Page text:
Simultaneously hilarious and heart-breaking; this book is one of the best middle grade novels I`ll read this year. Can`t wait to read the sequel in August, especially after the cliff-hanger at the end. 5/5
The Painted Dragon by Katherine Woodfine
In the third of the Sinclair`s Mysteries series, Katherine Woodfine continues the story of shop girls Sophie and Lil and their friends as a priceless painting disappears from a new exhibition at Sinclair`s Department Store and they attempt to solve the mystery.
While the book was slow to start, it was a real page turner when the main plot began. I really loved the setting of Sinclair`s, which is so evocative, and the blend of old characters we already know and love such as Sophie, Lil, Billy and Joe, as well as new characters like Leo and Lil`s brother Jack, who attend art school together and become involved in the case. While I did like what happened at the end of the book, I found the execution of it a little bit rushed.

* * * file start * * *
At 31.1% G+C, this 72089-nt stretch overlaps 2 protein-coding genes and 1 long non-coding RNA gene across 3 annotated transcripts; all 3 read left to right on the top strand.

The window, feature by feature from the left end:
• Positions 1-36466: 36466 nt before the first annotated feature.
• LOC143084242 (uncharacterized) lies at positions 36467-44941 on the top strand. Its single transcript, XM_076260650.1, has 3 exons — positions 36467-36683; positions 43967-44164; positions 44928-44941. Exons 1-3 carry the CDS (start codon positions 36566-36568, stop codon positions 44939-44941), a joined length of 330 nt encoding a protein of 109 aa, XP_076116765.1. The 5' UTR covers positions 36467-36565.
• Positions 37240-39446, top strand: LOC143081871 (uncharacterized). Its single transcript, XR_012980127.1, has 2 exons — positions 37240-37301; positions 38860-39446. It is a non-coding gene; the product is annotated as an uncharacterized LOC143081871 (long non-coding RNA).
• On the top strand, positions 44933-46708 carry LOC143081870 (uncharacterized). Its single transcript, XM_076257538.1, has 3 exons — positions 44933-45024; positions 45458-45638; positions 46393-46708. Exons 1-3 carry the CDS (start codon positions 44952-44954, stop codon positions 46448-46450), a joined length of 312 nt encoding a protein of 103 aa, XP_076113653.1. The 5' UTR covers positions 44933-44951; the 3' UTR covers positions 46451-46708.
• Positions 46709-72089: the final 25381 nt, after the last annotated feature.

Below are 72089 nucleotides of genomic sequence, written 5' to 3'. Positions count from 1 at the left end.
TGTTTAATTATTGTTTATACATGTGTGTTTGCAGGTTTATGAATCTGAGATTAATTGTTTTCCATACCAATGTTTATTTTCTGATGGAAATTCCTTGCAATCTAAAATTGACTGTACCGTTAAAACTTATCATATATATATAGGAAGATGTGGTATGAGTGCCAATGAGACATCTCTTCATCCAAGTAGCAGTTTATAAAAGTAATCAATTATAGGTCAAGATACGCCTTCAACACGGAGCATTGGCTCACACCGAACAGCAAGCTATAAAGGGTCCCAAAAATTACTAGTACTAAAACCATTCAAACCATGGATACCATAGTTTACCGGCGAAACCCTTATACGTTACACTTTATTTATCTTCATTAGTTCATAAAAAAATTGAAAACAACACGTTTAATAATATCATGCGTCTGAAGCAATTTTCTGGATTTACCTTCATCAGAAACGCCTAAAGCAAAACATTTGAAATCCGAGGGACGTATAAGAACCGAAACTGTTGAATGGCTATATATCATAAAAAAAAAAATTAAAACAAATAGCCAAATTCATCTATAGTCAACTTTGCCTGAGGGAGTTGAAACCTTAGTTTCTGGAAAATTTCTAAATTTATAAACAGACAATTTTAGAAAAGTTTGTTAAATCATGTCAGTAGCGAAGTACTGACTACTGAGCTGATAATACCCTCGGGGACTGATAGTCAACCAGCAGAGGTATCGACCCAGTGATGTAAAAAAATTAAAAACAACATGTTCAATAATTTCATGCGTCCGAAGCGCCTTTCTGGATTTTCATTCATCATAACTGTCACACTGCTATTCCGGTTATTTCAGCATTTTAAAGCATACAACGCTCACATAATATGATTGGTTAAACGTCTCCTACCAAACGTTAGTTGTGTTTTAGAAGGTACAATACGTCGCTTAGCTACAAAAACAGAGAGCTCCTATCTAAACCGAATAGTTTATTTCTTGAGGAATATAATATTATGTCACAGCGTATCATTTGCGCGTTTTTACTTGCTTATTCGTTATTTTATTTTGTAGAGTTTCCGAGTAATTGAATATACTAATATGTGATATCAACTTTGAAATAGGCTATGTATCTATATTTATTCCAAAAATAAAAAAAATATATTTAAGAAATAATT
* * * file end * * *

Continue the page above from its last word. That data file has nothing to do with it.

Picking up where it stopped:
In conclusion, this was a fun mystery read with intriguing hints of what may come in future books. Speaking of future books, I`m really excited about reading the fourth in the series, The Midnight Peacock when it comes out in October and am glad it`s not going to be as long a wait as this one. 4.5/5
Girl Out of Water by Nat Luurtesma